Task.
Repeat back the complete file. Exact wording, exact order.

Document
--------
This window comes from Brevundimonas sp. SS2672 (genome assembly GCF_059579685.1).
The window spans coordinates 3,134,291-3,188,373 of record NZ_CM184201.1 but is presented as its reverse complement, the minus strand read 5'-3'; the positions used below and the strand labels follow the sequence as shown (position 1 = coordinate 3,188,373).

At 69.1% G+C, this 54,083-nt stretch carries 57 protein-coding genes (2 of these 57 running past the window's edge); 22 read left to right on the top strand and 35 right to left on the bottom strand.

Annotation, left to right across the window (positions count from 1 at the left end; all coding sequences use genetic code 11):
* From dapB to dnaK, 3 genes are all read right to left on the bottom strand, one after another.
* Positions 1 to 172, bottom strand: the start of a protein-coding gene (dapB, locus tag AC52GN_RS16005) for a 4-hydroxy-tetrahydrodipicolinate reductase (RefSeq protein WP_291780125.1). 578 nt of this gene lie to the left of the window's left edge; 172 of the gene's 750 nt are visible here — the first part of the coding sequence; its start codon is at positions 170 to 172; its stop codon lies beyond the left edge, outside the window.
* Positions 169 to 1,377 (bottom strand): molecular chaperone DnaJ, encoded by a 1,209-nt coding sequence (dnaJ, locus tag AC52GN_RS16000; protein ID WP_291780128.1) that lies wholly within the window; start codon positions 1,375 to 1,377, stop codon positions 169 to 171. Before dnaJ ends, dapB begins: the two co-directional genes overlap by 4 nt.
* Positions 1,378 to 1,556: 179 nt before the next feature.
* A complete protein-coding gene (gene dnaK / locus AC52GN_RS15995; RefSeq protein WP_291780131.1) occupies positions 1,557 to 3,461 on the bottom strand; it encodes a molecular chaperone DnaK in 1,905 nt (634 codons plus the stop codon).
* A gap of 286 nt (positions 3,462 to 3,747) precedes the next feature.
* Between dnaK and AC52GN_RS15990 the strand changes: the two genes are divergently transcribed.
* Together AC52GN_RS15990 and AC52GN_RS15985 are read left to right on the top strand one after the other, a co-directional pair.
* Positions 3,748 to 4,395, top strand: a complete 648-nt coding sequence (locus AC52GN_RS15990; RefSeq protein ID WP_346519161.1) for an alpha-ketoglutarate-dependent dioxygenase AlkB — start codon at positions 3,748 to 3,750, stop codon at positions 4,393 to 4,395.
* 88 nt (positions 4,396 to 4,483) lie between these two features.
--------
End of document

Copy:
This window comes from Brevundimonas sp. SS2672 (genome assembly GCF_059579685.1).
The window spans coordinates 3,134,291-3,188,373 of record NZ_CM184201.1 but is presented as its reverse complement, the minus strand read 5'-3'; the positions used below and the strand labels follow the sequence as shown (position 1 = coordinate 3,188,373).

At 69.1% G+C, this 54,083-nt stretch carries 57 protein-coding genes (2 of these 57 running past the window's edge); 22 read left to right on the top strand and 35 right to left on the bottom strand.

Annotation, left to right across the window (positions count from 1 at the left end; all coding sequences use genetic code 11):
* From dapB to dnaK, 3 genes are all read right to left on the bottom strand, one after another.
* Positions 1 to 172, bottom strand: the start of a protein-coding gene (dapB, locus tag AC52GN_RS16005) for a 4-hydroxy-tetrahydrodipicolinate reductase (RefSeq protein WP_291780125.1). 578 nt of this gene lie to the left of the window's left edge; 172 of the gene's 750 nt are visible here — the first part of the coding sequence; its start codon is at positions 170 to 172; its stop codon lies beyond the left edge, outside the window.
* Positions 169 to 1,377 (bottom strand): molecular chaperone DnaJ, encoded by a 1,209-nt coding sequence (dnaJ, locus tag AC52GN_RS16000; protein ID WP_291780128.1) that lies wholly within the window; start codon positions 1,375 to 1,377, stop codon positions 169 to 171. Before dnaJ ends, dapB begins: the two co-directional genes overlap by 4 nt.
* Positions 1,378 to 1,556: 179 nt before the next feature.
* A complete protein-coding gene (gene dnaK / locus AC52GN_RS15995; RefSeq protein WP_291780131.1) occupies positions 1,557 to 3,461 on the bottom strand; it encodes a molecular chaperone DnaK in 1,905 nt (634 codons plus the stop codon).
* A gap of 286 nt (positions 3,462 to 3,747) precedes the next feature.
* Between dnaK and AC52GN_RS15990 the strand changes: the two genes are divergently transcribed.
* Together AC52GN_RS15990 and AC52GN_RS15985 are read left to right on the top strand one after the other, a co-directional pair.
* Positions 3,748 to 4,395, top strand: a complete 648-nt coding sequence (locus AC52GN_RS15990; RefSeq protein ID WP_346519161.1) for an alpha-ketoglutarate-dependent dioxygenase AlkB — start codon at positions 3,748 to 3,750, stop codon at positions 4,393 to 4,395.
* 88 nt (positions 4,396 to 4,483) lie between these two features.